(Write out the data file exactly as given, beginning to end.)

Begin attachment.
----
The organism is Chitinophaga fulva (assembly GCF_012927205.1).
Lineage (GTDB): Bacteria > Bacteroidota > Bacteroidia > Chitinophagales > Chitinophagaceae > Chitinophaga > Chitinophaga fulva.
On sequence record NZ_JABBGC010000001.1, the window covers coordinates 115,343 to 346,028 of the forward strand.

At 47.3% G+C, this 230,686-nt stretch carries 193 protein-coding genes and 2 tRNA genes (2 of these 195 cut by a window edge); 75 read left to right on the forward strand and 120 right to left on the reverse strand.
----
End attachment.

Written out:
The organism is Chitinophaga fulva (assembly GCF_012927205.1).
Lineage (GTDB): Bacteria > Bacteroidota > Bacteroidia > Chitinophagales > Chitinophagaceae > Chitinophaga > Chitinophaga fulva.
On sequence record NZ_JABBGC010000001.1, the window covers coordinates 115,343 to 346,028 of the forward strand.

At 47.3% G+C, this 230,686-nt stretch carries 193 protein-coding genes and 2 tRNA genes (2 of these 195 cut by a window edge); 75 read left to right on the forward strand and 120 right to left on the reverse strand.